“…there came after them generations who neglected prayer and were driven by their own desires. These will come face to face with their evil (Ghayya), but those who repent, who believe, who do righteous deeds, will enter Paradise. They will not be wronged in the least…” [Surah Maryam 19:59-60]
The meaning of ‘neglected’ here does not imply complete abandonment of the prayer but delaying it beyond it time.
It means not praying Zuhr until the time of ‘Asr; not praying ‘Asr until the time of Maghrib; not praying Maghrib until the time of ‘Isha; not praying ‘Isha until the time of Fajr, and not praying Fajr until the sun has risen. If someone dies persisting in this state without repenting, Allah has promised him Ghayy, which is a deep valley in Hell whose food is disgusting.
I asked the Messenger of Allah ﷺ about ‘those who are forgetful of their prayer‘ (107:4-5), and he said, ‘It means delaying it’ – in other words, delaying it beyond its time.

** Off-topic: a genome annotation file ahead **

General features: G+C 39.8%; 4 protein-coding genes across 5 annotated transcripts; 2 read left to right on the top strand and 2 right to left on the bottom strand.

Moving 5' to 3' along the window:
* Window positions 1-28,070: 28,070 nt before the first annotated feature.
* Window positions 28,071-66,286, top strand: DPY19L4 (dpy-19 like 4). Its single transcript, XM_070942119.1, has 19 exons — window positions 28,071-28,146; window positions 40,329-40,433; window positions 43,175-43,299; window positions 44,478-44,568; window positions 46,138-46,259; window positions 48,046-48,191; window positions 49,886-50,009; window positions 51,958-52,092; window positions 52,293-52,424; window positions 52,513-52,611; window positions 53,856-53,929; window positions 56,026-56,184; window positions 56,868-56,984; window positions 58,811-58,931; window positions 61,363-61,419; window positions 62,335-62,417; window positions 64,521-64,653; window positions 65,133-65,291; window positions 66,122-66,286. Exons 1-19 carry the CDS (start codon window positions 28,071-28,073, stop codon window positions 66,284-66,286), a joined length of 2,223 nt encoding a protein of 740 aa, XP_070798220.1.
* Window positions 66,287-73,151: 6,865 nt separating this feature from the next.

After Shirk, there are no wrong actions greater than delaying the prayer beyond its time and killing a believer without right.
Whoever presevers in the prescribed prayers, Allah Almighty will grant him five honours:
- He will release him from straitened circumstances,
- protect him from the punishment of the grave,
- give him his book (of deeds) in his right hand,
- let him pass over the Sirat (The Bridge over hellfire) like lightning, and
- admit him to Paradise without reckoning.
May Allah forgive us for our shortcomings and grant us the strength to worship Him in accordance with the Sunnah of our Master Muhammad ﷺ.
[Shams ad-Din adh-Dhahabi, al-Kaba’ir]
In this age of decadence where the moral fabric of the society is being ripped apart, there are some deluded people, sadly “scholars” too, who remain silent about falsehood and wrongdoings that surround them. In some cases, they endorse it, for whatever reason. And in many other cases, they conflate refutation and rejection of falsehood with “bad-adab”. As if Adab (propriety) entails accepting falsehood and wrongdoings and not speaking against them; handing out chocolates and gifts to the one who has slapped you; and overemphasising the Prophetic Jamal while neglecting the Prophetic Jalal.
Allah says in the Qur’an: